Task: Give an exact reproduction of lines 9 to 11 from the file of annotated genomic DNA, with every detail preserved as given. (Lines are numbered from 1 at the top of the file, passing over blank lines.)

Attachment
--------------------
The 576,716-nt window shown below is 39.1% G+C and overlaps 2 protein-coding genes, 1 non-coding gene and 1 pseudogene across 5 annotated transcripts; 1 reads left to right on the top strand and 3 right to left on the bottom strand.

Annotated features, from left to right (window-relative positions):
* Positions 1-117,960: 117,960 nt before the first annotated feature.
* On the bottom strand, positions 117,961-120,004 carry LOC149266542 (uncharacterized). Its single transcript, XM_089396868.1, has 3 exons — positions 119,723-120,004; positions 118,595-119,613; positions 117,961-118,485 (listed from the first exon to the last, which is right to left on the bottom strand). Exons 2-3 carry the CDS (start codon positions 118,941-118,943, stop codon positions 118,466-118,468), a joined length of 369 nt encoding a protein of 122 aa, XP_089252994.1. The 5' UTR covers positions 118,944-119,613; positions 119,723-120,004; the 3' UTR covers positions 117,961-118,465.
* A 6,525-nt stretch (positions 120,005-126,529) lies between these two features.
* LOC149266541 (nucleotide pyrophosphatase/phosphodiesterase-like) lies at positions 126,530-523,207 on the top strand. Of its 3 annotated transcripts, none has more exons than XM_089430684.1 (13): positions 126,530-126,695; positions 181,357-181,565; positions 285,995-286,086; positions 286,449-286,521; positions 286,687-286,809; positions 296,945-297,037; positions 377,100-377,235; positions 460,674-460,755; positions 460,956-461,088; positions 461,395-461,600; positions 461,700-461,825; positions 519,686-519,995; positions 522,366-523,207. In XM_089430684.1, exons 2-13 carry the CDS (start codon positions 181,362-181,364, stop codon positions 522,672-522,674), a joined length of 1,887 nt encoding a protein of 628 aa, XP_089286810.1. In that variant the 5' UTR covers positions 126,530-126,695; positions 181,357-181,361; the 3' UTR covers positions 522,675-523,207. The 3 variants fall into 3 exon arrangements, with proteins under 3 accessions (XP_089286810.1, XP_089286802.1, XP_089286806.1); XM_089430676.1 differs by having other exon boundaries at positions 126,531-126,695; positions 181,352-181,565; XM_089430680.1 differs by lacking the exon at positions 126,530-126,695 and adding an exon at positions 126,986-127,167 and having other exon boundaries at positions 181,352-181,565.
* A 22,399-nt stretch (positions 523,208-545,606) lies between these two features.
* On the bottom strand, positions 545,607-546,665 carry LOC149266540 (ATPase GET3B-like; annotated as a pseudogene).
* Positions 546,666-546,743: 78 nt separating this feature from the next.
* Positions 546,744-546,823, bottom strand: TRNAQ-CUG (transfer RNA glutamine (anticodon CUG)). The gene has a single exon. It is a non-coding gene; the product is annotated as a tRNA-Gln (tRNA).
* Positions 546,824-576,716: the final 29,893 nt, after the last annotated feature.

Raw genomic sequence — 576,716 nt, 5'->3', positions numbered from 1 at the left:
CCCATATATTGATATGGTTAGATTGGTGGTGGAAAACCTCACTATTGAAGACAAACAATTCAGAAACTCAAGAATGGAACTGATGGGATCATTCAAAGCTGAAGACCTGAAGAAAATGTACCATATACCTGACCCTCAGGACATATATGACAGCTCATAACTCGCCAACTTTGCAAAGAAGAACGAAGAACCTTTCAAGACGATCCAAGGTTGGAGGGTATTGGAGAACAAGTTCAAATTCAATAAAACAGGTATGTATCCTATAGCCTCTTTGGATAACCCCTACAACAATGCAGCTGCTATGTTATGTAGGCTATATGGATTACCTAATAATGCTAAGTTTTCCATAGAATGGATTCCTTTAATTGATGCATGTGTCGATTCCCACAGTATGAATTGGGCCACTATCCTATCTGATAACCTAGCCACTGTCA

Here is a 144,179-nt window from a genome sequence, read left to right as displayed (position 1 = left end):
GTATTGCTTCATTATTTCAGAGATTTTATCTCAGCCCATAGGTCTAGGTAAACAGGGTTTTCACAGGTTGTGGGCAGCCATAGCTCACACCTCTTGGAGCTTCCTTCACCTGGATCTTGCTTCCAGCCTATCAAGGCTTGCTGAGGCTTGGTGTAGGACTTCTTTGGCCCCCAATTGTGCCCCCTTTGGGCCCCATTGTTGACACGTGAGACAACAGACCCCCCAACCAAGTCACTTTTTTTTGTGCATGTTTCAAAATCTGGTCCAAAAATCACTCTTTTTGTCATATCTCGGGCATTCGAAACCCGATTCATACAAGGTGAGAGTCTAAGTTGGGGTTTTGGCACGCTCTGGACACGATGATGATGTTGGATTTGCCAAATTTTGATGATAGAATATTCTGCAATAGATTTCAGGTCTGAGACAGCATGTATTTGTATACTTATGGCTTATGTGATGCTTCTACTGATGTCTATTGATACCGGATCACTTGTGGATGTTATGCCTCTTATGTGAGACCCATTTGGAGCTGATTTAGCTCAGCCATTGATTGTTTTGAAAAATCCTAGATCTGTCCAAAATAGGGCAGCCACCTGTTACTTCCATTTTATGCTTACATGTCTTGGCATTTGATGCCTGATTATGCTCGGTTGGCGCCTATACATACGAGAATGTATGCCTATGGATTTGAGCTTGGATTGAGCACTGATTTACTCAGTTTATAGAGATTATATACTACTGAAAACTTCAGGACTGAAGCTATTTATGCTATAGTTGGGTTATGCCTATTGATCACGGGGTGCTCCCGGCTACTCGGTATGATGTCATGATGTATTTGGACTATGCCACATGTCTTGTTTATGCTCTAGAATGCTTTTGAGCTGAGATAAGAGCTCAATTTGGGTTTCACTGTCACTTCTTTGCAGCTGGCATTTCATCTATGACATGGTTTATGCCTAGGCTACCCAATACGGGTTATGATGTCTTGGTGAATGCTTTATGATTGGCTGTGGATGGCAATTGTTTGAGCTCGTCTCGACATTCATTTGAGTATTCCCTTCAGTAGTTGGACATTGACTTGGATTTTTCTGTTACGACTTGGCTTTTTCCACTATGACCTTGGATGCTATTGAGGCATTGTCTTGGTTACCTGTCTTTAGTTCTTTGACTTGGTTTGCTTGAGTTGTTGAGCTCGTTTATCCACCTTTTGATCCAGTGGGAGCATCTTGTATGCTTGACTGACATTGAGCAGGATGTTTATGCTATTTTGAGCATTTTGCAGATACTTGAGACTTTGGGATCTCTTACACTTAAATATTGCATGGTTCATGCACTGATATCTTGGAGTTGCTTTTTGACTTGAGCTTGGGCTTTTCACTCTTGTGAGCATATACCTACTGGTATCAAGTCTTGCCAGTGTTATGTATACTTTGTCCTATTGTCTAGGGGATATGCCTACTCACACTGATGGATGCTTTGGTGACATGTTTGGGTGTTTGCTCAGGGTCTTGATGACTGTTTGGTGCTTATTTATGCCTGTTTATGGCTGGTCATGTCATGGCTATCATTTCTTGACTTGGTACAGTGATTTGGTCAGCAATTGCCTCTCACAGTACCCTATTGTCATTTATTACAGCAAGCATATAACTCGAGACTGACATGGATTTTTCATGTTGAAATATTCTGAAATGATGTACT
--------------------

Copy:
* Positions 546,666-546,743: 78 nt separating this feature from the next.
* Positions 546,744-546,823, bottom strand: TRNAQ-CUG (transfer RNA glutamine (anticodon CUG)). The gene has a single exon. It is a non-coding gene; the product is annotated as a tRNA-Gln (tRNA).
* Positions 546,824-576,716: the final 29,893 nt, after the last annotated feature.